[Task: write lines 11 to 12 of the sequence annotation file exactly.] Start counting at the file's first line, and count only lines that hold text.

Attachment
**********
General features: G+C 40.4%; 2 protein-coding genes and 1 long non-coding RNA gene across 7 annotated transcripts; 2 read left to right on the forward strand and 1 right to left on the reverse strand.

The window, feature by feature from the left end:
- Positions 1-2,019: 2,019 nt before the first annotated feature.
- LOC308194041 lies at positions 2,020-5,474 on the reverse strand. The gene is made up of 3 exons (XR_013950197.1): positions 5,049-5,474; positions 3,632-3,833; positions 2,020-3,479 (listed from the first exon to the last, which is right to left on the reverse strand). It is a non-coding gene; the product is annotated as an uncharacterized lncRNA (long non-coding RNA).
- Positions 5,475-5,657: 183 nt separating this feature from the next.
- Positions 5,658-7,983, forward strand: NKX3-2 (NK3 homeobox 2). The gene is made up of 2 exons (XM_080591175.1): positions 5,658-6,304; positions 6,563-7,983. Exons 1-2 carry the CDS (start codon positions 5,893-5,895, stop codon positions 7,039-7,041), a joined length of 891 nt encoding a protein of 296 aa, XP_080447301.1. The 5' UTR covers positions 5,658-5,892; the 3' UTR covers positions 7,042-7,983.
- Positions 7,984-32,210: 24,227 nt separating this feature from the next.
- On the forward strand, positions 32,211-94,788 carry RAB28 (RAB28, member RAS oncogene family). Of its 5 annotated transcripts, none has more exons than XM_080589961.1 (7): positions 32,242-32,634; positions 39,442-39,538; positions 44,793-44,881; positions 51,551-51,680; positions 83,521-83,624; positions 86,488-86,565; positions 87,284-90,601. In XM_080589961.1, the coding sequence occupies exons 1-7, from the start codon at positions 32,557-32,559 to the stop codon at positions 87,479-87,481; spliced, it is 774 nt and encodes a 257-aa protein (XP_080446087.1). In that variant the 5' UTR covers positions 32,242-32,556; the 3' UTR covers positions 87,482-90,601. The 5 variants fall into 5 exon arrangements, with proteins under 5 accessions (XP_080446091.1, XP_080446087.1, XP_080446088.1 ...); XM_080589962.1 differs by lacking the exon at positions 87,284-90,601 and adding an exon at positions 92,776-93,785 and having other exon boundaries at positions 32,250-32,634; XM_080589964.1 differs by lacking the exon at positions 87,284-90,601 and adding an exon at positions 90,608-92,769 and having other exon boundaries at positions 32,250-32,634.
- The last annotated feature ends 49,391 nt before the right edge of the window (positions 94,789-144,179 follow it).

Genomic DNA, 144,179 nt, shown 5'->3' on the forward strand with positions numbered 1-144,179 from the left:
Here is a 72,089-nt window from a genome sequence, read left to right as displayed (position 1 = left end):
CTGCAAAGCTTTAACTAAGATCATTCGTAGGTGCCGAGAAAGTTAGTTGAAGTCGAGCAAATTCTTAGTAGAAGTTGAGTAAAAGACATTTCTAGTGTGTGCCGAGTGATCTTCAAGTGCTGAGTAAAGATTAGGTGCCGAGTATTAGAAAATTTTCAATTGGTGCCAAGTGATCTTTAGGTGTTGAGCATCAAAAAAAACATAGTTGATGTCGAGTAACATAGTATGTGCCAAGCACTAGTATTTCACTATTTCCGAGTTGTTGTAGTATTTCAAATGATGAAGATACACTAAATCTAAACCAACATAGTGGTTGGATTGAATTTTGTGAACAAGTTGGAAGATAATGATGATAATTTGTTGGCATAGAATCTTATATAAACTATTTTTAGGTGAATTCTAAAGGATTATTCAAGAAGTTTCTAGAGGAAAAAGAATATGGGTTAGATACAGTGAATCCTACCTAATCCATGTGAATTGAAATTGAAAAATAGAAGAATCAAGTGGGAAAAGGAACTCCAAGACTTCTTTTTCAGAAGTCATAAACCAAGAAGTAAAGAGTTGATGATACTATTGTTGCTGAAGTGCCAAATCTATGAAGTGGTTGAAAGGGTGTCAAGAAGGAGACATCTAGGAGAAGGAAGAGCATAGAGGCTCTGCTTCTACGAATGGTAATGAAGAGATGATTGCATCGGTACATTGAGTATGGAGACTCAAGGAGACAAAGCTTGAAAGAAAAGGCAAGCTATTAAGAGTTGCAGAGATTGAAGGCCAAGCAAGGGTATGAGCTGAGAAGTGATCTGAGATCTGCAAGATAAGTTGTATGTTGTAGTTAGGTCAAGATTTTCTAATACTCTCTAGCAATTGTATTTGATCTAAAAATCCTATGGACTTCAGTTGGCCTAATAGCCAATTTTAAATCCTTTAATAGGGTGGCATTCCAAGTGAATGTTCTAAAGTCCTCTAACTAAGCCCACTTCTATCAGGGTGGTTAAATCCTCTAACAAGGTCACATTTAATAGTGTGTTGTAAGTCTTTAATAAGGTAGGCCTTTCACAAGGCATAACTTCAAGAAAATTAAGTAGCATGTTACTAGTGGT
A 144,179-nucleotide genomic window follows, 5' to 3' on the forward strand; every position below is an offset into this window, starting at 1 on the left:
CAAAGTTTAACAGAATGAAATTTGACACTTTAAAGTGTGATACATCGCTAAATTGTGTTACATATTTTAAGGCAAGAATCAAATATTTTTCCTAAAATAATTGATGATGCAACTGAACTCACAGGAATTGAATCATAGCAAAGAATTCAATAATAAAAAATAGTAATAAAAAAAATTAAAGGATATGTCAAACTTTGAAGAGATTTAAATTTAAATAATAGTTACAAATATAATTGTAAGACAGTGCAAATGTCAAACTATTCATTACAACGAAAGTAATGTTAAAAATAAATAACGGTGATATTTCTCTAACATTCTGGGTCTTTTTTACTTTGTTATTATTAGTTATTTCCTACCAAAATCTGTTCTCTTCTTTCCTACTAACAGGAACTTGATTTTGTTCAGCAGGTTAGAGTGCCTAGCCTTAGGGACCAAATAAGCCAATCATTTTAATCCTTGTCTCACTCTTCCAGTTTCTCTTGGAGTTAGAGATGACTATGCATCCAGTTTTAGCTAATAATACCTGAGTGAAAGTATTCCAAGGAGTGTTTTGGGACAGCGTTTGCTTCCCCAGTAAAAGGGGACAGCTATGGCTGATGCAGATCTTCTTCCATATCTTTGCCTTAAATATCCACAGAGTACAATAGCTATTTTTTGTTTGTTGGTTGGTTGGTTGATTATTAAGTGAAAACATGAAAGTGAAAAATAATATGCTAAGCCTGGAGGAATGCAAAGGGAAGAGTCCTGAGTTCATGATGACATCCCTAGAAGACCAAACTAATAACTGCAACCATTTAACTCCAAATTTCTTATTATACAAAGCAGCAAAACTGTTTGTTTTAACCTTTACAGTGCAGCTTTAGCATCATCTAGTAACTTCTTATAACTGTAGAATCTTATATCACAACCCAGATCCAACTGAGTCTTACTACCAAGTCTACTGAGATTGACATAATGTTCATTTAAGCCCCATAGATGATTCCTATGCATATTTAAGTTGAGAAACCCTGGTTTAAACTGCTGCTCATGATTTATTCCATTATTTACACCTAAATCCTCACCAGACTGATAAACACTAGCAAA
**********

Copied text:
Here is a 72,089-nt window from a genome sequence, read left to right as displayed (position 1 = left end):
CTGCAAAGCTTTAACTAAGATCATTCGTAGGTGCCGAGAAAGTTAGTTGAAGTCGAGCAAATTCTTAGTAGAAGTTGAGTAAAAGACATTTCTAGTGTGTGCCGAGTGATCTTCAAGTGCTGAGTAAAGATTAGGTGCCGAGTATTAGAAAATTTTCAATTGGTGCCAAGTGATCTTTAGGTGTTGAGCATCAAAAAAAACATAGTTGATGTCGAGTAACATAGTATGTGCCAAGCACTAGTATTTCACTATTTCCGAGTTGTTGTAGTATTTCAAATGATGAAGATACACTAAATCTAAACCAACATAGTGGTTGGATTGAATTTTGTGAACAAGTTGGAAGATAATGATGATAATTTGTTGGCATAGAATCTTATATAAACTATTTTTAGGTGAATTCTAAAGGATTATTCAAGAAGTTTCTAGAGGAAAAAGAATATGGGTTAGATACAGTGAATCCTACCTAATCCATGTGAATTGAAATTGAAAAATAGAAGAATCAAGTGGGAAAAGGAACTCCAAGACTTCTTTTTCAGAAGTCATAAACCAAGAAGTAAAGAGTTGATGATACTATTGTTGCTGAAGTGCCAAATCTATGAAGTGGTTGAAAGGGTGTCAAGAAGGAGACATCTAGGAGAAGGAAGAGCATAGAGGCTCTGCTTCTACGAATGGTAATGAAGAGATGATTGCATCGGTACATTGAGTATGGAGACTCAAGGAGACAAAGCTTGAAAGAAAAGGCAAGCTATTAAGAGTTGCAGAGATTGAAGGCCAAGCAAGGGTATGAGCTGAGAAGTGATCTGAGATCTGCAAGATAAGTTGTATGTTGTAGTTAGGTCAAGATTTTCTAATACTCTCTAGCAATTGTATTTGATCTAAAAATCCTATGGACTTCAGTTGGCCTAATAGCCAATTTTAAATCCTTTAATAGGGTGGCATTCCAAGTGAATGTTCTAAAGTCCTCTAACTAAGCCCACTTCTATCAGGGTGGTTAAATCCTCTAACAAGGTCACATTTAATAGTGTGTTGTAAGTCTTTAATAAGGTAGGCCTTTCACAAGGCATAACTTCAAGAAAATTAAGTAGCATGTTACTAGTGGT